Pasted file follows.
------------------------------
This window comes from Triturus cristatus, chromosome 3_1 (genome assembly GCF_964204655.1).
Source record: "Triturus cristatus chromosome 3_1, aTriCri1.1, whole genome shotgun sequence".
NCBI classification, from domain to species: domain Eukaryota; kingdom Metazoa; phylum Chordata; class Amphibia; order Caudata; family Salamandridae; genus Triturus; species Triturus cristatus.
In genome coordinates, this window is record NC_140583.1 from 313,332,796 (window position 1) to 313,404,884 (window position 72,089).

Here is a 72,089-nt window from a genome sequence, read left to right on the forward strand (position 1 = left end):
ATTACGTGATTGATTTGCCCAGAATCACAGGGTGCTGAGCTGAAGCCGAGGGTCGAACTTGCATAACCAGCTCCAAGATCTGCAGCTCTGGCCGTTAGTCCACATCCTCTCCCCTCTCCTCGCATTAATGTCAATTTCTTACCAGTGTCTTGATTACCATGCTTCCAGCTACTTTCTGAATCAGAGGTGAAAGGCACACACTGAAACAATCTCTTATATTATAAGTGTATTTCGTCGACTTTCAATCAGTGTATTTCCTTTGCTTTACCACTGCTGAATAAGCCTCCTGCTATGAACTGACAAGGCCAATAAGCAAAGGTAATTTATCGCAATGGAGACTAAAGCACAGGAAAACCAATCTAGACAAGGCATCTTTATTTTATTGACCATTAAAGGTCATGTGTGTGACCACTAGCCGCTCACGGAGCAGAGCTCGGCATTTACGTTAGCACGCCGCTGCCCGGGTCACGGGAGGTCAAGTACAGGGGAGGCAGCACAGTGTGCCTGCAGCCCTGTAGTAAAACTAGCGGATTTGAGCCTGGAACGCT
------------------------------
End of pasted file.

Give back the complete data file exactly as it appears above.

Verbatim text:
This window comes from Triturus cristatus, chromosome 3_1 (genome assembly GCF_964204655.1).
Source record: "Triturus cristatus chromosome 3_1, aTriCri1.1, whole genome shotgun sequence".
NCBI classification, from domain to species: domain Eukaryota; kingdom Metazoa; phylum Chordata; class Amphibia; order Caudata; family Salamandridae; genus Triturus; species Triturus cristatus.
In genome coordinates, this window is record NC_140583.1 from 313,332,796 (window position 1) to 313,404,884 (window position 72,089).

Here is a 72,089-nt window from a genome sequence, read left to right on the forward strand (position 1 = left end):
ATTACGTGATTGATTTGCCCAGAATCACAGGGTGCTGAGCTGAAGCCGAGGGTCGAACTTGCATAACCAGCTCCAAGATCTGCAGCTCTGGCCGTTAGTCCACATCCTCTCCCCTCTCCTCGCATTAATGTCAATTTCTTACCAGTGTCTTGATTACCATGCTTCCAGCTACTTTCTGAATCAGAGGTGAAAGGCACACACTGAAACAATCTCTTATATTATAAGTGTATTTCGTCGACTTTCAATCAGTGTATTTCCTTTGCTTTACCACTGCTGAATAAGCCTCCTGCTATGAACTGACAAGGCCAATAAGCAAAGGTAATTTATCGCAATGGAGACTAAAGCACAGGAAAACCAATCTAGACAAGGCATCTTTATTTTATTGACCATTAAAGGTCATGTGTGTGACCACTAGCCGCTCACGGAGCAGAGCTCGGCATTTACGTTAGCACGCCGCTGCCCGGGTCACGGGAGGTCAAGTACAGGGGAGGCAGCACAGTGTGCCTGCAGCCCTGTAGTAAAACTAGCGGATTTGAGCCTGGAACGCT